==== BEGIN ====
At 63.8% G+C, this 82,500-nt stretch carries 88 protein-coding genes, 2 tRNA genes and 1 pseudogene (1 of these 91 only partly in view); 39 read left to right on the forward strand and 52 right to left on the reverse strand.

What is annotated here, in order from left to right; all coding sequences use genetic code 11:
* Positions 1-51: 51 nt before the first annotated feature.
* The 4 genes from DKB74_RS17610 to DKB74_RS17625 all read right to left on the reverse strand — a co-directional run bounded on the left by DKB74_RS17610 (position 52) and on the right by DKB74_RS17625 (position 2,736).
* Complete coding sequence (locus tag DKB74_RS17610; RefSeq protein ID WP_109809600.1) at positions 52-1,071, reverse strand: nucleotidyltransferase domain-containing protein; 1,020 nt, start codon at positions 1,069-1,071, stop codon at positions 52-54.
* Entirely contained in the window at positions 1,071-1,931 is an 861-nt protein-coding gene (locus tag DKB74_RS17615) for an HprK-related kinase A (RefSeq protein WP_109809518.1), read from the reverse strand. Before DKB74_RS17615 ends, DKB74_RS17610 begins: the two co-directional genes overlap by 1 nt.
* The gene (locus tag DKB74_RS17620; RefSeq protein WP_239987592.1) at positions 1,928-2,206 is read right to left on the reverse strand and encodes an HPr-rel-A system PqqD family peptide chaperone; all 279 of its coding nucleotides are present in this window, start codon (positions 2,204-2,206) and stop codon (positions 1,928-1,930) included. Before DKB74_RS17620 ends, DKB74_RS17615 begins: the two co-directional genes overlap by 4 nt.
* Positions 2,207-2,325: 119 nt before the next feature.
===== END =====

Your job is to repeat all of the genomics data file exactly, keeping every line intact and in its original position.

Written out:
At 63.8% G+C, this 82,500-nt stretch carries 88 protein-coding genes, 2 tRNA genes and 1 pseudogene (1 of these 91 only partly in view); 39 read left to right on the forward strand and 52 right to left on the reverse strand.

What is annotated here, in order from left to right; all coding sequences use genetic code 11:
* Positions 1-51: 51 nt before the first annotated feature.
* The 4 genes from DKB74_RS17610 to DKB74_RS17625 all read right to left on the reverse strand — a co-directional run bounded on the left by DKB74_RS17610 (position 52) and on the right by DKB74_RS17625 (position 2,736).
* Complete coding sequence (locus tag DKB74_RS17610; RefSeq protein ID WP_109809600.1) at positions 52-1,071, reverse strand: nucleotidyltransferase domain-containing protein; 1,020 nt, start codon at positions 1,069-1,071, stop codon at positions 52-54.
* Entirely contained in the window at positions 1,071-1,931 is an 861-nt protein-coding gene (locus tag DKB74_RS17615) for an HprK-related kinase A (RefSeq protein WP_109809518.1), read from the reverse strand. Before DKB74_RS17615 ends, DKB74_RS17610 begins: the two co-directional genes overlap by 1 nt.
* The gene (locus tag DKB74_RS17620; RefSeq protein WP_239987592.1) at positions 1,928-2,206 is read right to left on the reverse strand and encodes an HPr-rel-A system PqqD family peptide chaperone; all 279 of its coding nucleotides are present in this window, start codon (positions 2,204-2,206) and stop codon (positions 1,928-1,930) included. Before DKB74_RS17620 ends, DKB74_RS17615 begins: the two co-directional genes overlap by 4 nt.
* Positions 2,207-2,325: 119 nt before the next feature.